Since we were getting hungry it was time for lunch.
Having lunch at the Tarihi Sulthanamet Köftecisi Selim Usta.
Bülent took us to a restaurant that was famous for it's köfta (meatballs): Tarihi Sulthanamet Köftecisi Selim Usta. Judging from the number of locals and the fact that they had one of the most minimal menu's I've ever seen - (a choice out of 2 mains, 2 salads and 2 desserts) - he probably wasn't kidding. So, we had köfta with ayran, a refreshing traditional Turkish drink made with yoghurt and salt (a bit like buttermilk, but much softer and tastier). Bülent also ordered a portion of the two desserts, balls of dough soaked in syrup and something that resembled semolina, both very tasty.
The last historical sight of the day was the Basilica Cistern. This Byzantine water reservoir was built by Justinian in 532 below the Stoa Basilica and used to store water for the Grand Palace (that was ones located in this part of Constantinople) and surrounding buildings.
Inside the Basillica Cistern.
Eventually it was closed and forgotten until it was rediscovered in 1545 during investigations trying to explain how locals could get water and fish by lowering buckets in the floors of their basements. The Ottomans proceeded to use it as a dump for garbage and corpses afterwards.
The cistern measures 65m x 143m and the roof is supported by 336 columns in 12 rows. Two of the these pillars have strangely rotated Medusa heads as a base. To be perfectly honest, although the cistern makes for marvellous pictures, I found it much ado about nothing. If you take away the atmospheric lighting a big hall of pillars remains. And I also found the corner where you could dress up and have your picture taken as a sultan quite tasteless.
We had a cup of çay (tea) at a nice terrace (The Green Corner) before continuing to the Spice Bazaar.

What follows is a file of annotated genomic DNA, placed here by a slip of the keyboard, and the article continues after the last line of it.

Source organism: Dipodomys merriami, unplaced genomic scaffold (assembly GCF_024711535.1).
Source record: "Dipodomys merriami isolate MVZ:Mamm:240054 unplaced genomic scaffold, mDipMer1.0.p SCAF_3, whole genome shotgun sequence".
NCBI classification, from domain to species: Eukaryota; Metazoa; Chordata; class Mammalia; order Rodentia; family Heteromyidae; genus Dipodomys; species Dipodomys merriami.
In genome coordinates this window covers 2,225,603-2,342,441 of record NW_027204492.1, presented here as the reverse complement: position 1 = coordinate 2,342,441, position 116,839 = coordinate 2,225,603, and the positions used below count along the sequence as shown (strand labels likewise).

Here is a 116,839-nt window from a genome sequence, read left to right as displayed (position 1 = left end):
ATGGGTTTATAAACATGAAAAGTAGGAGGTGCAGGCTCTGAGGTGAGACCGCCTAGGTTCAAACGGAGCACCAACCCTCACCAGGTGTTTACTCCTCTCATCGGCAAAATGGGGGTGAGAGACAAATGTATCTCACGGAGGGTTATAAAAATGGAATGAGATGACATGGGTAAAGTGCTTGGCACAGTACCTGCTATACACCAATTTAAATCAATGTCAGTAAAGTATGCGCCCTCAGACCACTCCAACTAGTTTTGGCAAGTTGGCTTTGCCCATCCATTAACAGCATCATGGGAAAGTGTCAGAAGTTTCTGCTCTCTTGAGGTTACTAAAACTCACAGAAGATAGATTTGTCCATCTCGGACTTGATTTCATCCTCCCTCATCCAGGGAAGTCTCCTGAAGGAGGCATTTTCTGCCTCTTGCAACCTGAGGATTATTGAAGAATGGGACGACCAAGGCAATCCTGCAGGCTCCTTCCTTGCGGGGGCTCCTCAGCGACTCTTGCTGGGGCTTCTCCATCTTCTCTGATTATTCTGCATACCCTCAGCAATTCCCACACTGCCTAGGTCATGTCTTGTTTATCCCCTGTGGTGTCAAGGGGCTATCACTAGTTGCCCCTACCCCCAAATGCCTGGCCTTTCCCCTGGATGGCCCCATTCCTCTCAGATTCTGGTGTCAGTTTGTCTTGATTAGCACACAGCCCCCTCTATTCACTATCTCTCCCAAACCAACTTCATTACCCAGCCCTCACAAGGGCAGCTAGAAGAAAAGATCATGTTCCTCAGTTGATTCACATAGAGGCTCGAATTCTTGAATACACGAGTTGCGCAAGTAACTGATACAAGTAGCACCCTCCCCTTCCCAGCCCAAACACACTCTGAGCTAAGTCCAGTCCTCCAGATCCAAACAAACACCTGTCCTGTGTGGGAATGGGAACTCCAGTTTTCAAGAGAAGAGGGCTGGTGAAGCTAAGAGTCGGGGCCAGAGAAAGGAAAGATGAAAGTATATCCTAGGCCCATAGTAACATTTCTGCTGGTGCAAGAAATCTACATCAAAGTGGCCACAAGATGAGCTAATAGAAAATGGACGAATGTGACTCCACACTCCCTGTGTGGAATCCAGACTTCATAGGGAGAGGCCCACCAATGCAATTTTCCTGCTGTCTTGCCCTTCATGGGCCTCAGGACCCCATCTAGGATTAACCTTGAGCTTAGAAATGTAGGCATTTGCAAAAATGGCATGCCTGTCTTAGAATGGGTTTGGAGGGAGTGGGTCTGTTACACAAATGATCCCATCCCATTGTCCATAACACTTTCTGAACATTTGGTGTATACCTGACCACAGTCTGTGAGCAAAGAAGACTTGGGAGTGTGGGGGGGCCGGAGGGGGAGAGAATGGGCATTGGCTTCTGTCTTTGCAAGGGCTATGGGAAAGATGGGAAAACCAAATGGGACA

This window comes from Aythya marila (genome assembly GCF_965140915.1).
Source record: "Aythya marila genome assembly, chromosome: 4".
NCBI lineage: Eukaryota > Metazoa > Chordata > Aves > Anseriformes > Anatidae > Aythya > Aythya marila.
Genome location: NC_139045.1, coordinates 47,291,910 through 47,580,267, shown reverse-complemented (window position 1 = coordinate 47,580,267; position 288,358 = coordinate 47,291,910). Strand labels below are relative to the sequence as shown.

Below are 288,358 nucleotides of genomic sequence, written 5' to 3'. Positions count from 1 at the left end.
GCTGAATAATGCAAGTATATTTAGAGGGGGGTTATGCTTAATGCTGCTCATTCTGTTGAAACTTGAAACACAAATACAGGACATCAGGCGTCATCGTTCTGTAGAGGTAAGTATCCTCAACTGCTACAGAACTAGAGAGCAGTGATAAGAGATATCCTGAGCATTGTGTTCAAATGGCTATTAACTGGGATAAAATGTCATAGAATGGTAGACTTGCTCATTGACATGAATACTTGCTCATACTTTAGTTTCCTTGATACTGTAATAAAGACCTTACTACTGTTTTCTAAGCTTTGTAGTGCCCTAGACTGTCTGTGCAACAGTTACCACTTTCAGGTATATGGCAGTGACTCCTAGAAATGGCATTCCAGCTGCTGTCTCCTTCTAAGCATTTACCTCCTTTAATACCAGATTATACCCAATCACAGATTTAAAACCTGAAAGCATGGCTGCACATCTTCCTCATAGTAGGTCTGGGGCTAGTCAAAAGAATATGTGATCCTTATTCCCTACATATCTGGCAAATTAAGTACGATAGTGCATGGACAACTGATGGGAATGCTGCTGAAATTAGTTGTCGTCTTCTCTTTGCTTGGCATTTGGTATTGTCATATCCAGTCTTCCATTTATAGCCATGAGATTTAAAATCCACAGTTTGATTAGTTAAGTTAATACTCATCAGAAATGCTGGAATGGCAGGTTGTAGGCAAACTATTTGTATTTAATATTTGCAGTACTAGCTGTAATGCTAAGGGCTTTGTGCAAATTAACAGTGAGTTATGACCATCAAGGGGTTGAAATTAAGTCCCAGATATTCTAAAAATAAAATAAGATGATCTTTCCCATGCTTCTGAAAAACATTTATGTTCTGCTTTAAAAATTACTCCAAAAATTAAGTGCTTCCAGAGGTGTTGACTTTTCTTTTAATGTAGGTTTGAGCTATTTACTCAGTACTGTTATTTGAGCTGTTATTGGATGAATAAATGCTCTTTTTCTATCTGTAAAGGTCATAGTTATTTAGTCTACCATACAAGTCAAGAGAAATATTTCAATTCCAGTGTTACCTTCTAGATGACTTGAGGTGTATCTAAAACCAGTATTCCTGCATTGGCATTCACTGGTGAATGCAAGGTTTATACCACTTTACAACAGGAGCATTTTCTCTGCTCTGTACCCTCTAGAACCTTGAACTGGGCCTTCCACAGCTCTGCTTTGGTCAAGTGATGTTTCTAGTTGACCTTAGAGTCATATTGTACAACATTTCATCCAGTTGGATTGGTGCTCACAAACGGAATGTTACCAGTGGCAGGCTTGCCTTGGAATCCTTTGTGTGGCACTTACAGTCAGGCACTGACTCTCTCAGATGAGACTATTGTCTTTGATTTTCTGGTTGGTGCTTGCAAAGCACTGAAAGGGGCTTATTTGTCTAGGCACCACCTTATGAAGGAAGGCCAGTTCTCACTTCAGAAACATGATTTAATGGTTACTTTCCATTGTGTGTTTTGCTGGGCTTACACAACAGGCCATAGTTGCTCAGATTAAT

Ed, Sylvia, Biedjee and a box of Turkish Delight.
Along the way Bülent pointed out a Turkish Delight shop which I recognised as the original shop of the inventor of the sweet candy. I made a mental note to buy some stuff at this place tomorrow (I should have bought it that day though, as it turned out to be closed on Sunday). The last stop of this group of couch surfers was at the string of nargileh cafes in Tophone, across the Golden Horn. Here we had a relaxed couple of hours while everybody chatted and exchanged travel experiences, played backgammon and Derk, Biedje and I had the obligatory nargileh. ;-)
Around eight most of the group headed off to their own plans for this evening, but Bülent - having heard how much we liked Nevizade Sokak yesterday - offered to guide us to a similar street of restaurants.
Dinner with Bülent.
A short walk back to the Istiklal Cadessi indeed brought us to another atmospheric street and after a few pleas from our side Bülent decided to join us for dinner ay the Arslan Meyhane. He asked if we were having raki and when I told him I most certainly would, he said 'I'm a Turk, then so I must drink raki as well'. I was really pleased that he'd joined us since I'd gotten to like this friendly Turk. While we ordered a few meza and some mixed grilled meat we chatted some more and found out that he'd been born in Germany but had moved with his mother to Istanbul at the age of eight. He's been living there ever since. He told us many interesting things about the city and made some good suggestions for the food, so as a way of thanking him for his company and guidance during the day we'd offered to pay for his dinner, which he accepted after a couple of light objections.
Inside the trendy Leb-i Derya.
The last stop of the evening was a rooftop bar that Bülent had suggested, but not before we had said goodbye to this excellent guy. And to stress this new friendship we did this in the traditional Turkish way by gently joining heads at the temples. I sure hope to meet him again in the future. The bar itself, Leb-i De rya, turned out to have the most breathtaking views and a nice atmosphere with a lounge DJ. The mood and views over all of Istanbul were so good that we had a second pricey drink before grabbing a taxi back to the hotel. All in all a most excellent day!
Pictures by Biedjee, Derk and Ed. Click here
for the story from Biedjee's point of view.